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Summary: When the Gospel of the Lord Jesus is preached in its fullness, those who hear will respond in one of three ways.

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MAN’S THREE RESPONSES TO THE GOSPEL

Truly, these times of ignorance God overlooked, but now commands all men everywhere to repent, because He has appointed a day on which He will judge the world in righteousness by the Man whom He has ordained. He has given assurance of this to all by raising Him from the dead."

And when they heard of the resurrection of the dead, some mocked, while others said, "We will hear you again on this matter." So Paul departed from among them. However, some men joined him and believed, among them Dionysius the Areopagite, a woman named Damaris, and others with them. Acts 17:30-34 (NKJV)

When the Gospel of the Lord Jesus is preached in its fullness, those who hear will respond in one of three ways. The way you respond determines where you will spend eternity. Paul makes it clear that believing in the resurrection of Christ is essential to salvation. “That if you confess with your mouth the Lord Jesus and believe in your heart that God has raised Him from the dead, you will be saved.” (Romans 10:9)

I. “Some mocked”.

In today’s world there are many who mock the claims of Christ. Some professed Christians deny the bodily resurrection of our Lord, saying that He arose only in spirit. Others mock our Lord’s declaration that He is the only way to the Father by teaching that there are many roads to God. To mock God, His Son, or His Word is to invite eternal damnation. “Be not deceived, God is not mocked, for whatever a man sows, that he shall also reap.” (Galatians 6:7).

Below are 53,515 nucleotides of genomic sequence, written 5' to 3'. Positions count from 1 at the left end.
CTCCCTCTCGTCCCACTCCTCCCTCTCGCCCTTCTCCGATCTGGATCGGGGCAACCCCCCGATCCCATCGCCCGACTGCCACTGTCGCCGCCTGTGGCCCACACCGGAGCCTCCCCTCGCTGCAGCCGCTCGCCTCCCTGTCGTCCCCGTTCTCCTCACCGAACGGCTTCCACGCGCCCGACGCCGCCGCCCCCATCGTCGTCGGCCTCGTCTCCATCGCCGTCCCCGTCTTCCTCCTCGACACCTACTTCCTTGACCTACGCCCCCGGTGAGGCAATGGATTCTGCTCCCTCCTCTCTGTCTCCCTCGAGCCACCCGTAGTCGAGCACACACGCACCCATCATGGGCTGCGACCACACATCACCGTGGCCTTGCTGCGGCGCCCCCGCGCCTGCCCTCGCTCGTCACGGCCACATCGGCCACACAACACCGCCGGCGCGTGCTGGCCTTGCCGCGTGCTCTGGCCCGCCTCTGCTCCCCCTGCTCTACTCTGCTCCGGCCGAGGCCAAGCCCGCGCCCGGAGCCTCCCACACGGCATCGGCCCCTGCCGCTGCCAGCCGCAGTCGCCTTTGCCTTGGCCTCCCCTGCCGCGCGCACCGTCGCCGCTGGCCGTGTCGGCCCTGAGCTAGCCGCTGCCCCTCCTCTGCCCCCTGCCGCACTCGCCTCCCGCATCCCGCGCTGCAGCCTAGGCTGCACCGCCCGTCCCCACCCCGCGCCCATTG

II. “Others said, “We will hear you again on this matter.”

These Athenians may have been sincere in their reply to the Gospel message; maybe they were really interested but not fully convinced. Perhaps it may have been a polite way to say “I’m not really interested.” A vivid Bible example of this response is found in Acts 24:24-25. Felix, a Roman magistrate, already had an accurate knowledge of “the Way” when he summoned Paul to stand before him. “...Felix sent for Paul, and heard him concerning the faith in Christ. Now as Paul reasoned about righteousness, self-control, and the judgment to come, Felix was afraid and answered, ’Go away for now, when I have a convenient time I will call for you.”

Acts 26:27 records Paul testimony before King Agrippa, “King Agrippa, do you believe the prophets? I know that you do believe.” Then Agrippa said to Paul, “You almost persuade me to become a Christian.” And so it is with many today. They have every intention to give their heart to God in saving belief but they are not ready to make that decision and commitment now.

There is an old invitation hymn that you may not find in today’s hymnals. One account tells us that Philip P. Bliss was present in a service conducted by the Rev. Mr. Brundage who closed his message with a statement that Bliss could not get out of his mind. That sentence: “He who is almost persuaded is almost saved, and to be almost saved is to be entirely lost” was the inspiration for the hymn “Almost Persuaded”. The message of the song is one that needs to be pressed upon the minds and hearts of people today.


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